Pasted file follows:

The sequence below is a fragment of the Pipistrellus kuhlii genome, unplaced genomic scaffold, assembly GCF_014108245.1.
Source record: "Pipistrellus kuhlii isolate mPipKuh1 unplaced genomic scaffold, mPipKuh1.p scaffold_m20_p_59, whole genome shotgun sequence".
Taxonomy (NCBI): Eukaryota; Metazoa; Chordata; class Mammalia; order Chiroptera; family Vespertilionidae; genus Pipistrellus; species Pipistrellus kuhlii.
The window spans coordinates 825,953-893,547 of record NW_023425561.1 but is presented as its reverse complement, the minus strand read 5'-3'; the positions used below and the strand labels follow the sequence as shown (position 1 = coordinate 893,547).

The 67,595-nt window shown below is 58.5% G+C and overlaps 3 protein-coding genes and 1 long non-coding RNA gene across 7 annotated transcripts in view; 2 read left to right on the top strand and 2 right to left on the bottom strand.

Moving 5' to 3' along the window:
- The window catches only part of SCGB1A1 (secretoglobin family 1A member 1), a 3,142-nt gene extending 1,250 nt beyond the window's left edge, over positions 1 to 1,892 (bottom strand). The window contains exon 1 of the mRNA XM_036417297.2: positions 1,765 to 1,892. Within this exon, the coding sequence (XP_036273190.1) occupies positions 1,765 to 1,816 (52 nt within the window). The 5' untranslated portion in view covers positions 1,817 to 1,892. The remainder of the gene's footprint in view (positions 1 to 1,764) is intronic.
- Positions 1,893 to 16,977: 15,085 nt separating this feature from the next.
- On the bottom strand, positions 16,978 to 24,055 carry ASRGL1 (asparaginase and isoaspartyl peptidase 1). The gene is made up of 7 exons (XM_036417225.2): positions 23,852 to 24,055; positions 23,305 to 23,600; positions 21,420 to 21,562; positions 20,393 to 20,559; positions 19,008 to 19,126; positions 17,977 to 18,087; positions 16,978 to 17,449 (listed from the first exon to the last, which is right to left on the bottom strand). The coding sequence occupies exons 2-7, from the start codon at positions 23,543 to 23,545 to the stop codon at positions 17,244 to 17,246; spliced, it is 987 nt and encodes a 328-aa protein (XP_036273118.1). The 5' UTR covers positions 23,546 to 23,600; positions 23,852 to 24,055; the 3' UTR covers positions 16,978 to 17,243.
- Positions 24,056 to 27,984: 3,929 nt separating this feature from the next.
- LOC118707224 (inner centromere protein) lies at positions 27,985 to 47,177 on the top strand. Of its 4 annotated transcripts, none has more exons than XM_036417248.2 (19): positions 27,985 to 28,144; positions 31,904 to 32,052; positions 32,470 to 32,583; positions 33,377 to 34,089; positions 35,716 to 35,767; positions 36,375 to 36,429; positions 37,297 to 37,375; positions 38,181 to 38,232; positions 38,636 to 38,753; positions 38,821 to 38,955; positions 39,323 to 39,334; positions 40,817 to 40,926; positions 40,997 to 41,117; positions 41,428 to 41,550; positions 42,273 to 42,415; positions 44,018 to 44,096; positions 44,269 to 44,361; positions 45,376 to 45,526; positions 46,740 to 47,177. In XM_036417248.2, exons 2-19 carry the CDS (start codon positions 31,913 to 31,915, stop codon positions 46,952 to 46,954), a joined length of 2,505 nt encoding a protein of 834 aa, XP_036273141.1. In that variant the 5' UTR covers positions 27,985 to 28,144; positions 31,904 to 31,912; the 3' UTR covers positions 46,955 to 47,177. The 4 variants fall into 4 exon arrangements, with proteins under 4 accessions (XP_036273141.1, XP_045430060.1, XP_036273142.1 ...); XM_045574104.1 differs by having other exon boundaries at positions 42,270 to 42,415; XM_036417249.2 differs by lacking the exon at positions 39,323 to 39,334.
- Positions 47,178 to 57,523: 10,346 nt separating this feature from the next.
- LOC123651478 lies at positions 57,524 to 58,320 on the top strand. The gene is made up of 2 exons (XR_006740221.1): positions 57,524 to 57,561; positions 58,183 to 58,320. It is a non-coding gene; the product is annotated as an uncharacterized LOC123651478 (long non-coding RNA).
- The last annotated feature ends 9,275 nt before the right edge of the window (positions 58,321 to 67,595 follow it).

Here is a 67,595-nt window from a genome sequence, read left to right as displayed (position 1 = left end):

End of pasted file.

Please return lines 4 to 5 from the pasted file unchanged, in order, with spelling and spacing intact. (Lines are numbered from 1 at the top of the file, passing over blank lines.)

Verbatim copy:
The window spans coordinates 825,953-893,547 of record NW_023425561.1 but is presented as its reverse complement, the minus strand read 5'-3'; the positions used below and the strand labels follow the sequence as shown (position 1 = coordinate 893,547).

The 67,595-nt window shown below is 58.5% G+C and overlaps 3 protein-coding genes and 1 long non-coding RNA gene across 7 annotated transcripts in view; 2 read left to right on the top strand and 2 right to left on the bottom strand.